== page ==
the amount of income as determined under the CFC regime
         (i.e., tested income in the case of GILTI) earned in that entity.
         This rule applies through 2025 (for calendar-year groups), 
         at which point the inclusive framework will assess whether
         to allow a special allocation method for blended CFC tax regimes.
       - GILTI and other CFC taxes, including subpart F, are not taken into account
         under a QDMTT (see below).

Transition rules

The guidance resolves the ambiguity around deferred tax assets (DTAs) associated with credit carryforwards that arises because of an apparent tension between Articles 9.1.1 and 4.4.1(e). Article 9.1.1 states that generally, DTAs that exist before the GloBE Rules come into effect are taken into account once the rules apply (subject to a 15% limitation). Article 4.4.1(e), however, provides that any DTA associated with tax credit carryforwards is excluded from adjusted covered taxes. The guidance states that all DTAs (disregarding the impact of valuation allowances and accounting recognition adjustments) are taken into account under Article 9.1.1 and thus can be utilized to increase covered taxes in post-effective date GloBE years (including those DTAs relating to credits), other than any DTAs subject to Articles 9.1.2 and 9.1.3. A special formula is provided for applying the 15% limitation to DTAs arising from credit carryforwards.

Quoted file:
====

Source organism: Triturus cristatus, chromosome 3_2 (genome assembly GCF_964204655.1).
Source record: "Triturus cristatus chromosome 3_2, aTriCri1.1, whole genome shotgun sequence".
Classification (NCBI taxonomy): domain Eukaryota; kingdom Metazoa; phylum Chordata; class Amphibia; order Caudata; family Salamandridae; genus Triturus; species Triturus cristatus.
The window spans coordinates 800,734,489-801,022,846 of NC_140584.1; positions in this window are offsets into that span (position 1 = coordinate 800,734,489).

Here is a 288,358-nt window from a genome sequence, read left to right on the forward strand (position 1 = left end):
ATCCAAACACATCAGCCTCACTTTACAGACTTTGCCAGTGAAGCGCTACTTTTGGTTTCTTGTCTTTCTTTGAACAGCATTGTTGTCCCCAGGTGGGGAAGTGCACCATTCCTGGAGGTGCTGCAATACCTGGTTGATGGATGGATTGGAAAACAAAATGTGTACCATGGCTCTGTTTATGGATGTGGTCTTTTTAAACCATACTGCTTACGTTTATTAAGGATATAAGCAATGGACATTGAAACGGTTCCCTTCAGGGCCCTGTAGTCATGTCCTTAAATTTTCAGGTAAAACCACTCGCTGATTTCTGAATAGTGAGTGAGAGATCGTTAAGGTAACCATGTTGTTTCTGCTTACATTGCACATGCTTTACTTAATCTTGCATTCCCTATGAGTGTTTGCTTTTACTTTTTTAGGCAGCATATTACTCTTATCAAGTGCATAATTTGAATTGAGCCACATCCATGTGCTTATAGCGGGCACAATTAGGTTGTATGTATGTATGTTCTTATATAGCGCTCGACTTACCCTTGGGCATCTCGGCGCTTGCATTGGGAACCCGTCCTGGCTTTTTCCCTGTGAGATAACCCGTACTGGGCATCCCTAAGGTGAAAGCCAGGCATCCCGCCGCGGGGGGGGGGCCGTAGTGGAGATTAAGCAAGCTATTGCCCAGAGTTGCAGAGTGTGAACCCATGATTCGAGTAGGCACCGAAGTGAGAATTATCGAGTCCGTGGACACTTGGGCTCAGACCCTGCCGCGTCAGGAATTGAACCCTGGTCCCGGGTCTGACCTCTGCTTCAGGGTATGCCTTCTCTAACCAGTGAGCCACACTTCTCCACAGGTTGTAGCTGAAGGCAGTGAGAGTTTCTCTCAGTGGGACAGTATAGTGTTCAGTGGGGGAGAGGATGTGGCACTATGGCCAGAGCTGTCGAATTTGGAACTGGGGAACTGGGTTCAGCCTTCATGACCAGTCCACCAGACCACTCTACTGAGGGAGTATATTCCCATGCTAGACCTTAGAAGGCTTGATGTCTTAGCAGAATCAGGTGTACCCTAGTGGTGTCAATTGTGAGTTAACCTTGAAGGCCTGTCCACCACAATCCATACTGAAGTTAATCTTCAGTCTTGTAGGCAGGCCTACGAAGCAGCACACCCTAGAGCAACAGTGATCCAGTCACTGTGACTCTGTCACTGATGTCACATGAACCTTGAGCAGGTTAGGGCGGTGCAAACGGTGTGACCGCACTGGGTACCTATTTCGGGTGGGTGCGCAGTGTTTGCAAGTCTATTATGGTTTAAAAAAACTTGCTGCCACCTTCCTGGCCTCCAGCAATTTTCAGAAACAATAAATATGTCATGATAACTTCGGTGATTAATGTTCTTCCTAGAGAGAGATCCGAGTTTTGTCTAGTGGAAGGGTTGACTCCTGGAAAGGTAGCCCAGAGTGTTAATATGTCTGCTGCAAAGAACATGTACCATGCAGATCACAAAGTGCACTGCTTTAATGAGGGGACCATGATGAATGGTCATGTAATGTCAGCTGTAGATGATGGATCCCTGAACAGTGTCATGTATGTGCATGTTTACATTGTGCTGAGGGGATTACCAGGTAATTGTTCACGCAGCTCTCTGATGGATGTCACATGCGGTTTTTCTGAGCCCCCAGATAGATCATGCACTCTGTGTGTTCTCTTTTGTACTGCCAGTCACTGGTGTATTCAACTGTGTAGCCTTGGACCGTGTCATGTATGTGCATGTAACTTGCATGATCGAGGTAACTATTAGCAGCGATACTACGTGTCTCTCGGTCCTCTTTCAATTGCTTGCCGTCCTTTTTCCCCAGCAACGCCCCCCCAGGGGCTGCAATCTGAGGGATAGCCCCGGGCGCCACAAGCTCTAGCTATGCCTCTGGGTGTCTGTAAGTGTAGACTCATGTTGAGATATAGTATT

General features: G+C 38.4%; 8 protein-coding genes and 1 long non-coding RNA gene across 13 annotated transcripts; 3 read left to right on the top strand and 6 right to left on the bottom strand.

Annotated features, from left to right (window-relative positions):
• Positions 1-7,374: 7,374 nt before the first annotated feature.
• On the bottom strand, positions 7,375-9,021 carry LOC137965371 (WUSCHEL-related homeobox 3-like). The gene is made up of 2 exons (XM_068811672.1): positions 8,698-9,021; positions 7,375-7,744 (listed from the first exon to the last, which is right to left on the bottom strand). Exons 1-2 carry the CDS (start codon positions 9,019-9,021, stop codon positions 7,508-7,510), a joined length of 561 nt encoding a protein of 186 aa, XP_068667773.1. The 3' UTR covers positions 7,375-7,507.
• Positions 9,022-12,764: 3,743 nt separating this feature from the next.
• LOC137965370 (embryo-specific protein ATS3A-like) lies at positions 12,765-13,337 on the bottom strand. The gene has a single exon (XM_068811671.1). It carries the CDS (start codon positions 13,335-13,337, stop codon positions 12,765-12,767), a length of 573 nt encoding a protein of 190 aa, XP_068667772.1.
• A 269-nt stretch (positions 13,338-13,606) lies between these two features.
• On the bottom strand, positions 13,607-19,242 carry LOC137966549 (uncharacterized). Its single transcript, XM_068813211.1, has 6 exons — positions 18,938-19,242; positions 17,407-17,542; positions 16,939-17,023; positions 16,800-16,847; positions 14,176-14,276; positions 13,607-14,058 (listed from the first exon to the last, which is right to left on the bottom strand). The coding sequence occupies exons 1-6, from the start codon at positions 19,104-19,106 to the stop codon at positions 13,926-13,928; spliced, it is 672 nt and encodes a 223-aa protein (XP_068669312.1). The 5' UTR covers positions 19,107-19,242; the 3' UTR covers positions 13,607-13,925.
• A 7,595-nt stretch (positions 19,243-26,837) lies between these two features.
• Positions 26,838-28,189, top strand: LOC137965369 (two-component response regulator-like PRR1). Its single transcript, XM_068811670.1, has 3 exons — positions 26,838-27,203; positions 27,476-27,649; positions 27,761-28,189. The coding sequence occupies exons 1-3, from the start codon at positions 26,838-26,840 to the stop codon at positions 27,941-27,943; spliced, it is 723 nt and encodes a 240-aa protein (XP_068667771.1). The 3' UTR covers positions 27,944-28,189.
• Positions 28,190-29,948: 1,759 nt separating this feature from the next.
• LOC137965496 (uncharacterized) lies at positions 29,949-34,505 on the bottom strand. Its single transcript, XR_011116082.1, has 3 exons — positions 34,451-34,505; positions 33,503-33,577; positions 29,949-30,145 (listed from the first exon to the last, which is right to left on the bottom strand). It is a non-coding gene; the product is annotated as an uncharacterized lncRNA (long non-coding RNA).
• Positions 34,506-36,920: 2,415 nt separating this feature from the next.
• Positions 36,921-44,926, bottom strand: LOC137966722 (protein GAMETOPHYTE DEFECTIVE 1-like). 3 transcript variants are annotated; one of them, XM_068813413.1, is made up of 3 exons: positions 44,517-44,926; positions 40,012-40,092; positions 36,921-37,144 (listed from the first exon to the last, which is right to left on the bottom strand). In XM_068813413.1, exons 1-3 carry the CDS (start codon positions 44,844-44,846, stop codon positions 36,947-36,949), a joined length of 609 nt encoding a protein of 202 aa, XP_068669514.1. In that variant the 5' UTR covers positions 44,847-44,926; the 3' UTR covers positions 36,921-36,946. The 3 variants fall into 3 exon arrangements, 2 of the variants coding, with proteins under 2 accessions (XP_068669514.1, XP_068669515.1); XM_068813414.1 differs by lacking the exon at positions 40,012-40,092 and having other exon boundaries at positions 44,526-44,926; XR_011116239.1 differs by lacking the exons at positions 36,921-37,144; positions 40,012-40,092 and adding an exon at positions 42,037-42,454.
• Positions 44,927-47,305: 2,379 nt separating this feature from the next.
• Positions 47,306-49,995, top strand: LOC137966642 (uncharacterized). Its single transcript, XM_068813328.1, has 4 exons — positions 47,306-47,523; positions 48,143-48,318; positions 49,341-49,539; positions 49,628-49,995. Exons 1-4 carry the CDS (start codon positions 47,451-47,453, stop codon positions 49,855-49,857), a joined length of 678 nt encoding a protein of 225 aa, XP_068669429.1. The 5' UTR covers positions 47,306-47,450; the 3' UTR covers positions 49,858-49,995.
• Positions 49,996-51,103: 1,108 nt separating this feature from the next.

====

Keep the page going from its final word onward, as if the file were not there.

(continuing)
The guidance also clarifies various aspects of the Article 9.1.3 transition rule. Under Article 9.1.3, if a constituent entity transfers assets (other than inventory) to another constituent entity of the same MNE group after November 30, 2021, and before the commencement of a transition year (the pre-GloBE period), the transferee will determine its basis (GloBE carrying value) based on the carrying value of the transferor and determine any DTAs arising from that transfer on that basis. The policy intention of Article 9.1.3 is to disallow either a carrying-value step-up or the creation of a DTA, either of which would permit a taxpayer to receive a tax benefit in the post-GloBE period with respect to a transaction in the pre-GloBE period that was taxed below the minimum rate.

  • For example, where the income on the transfer in the pre-GloBE period is not taxed, under Article 9.1.3 the transferee entity may neither: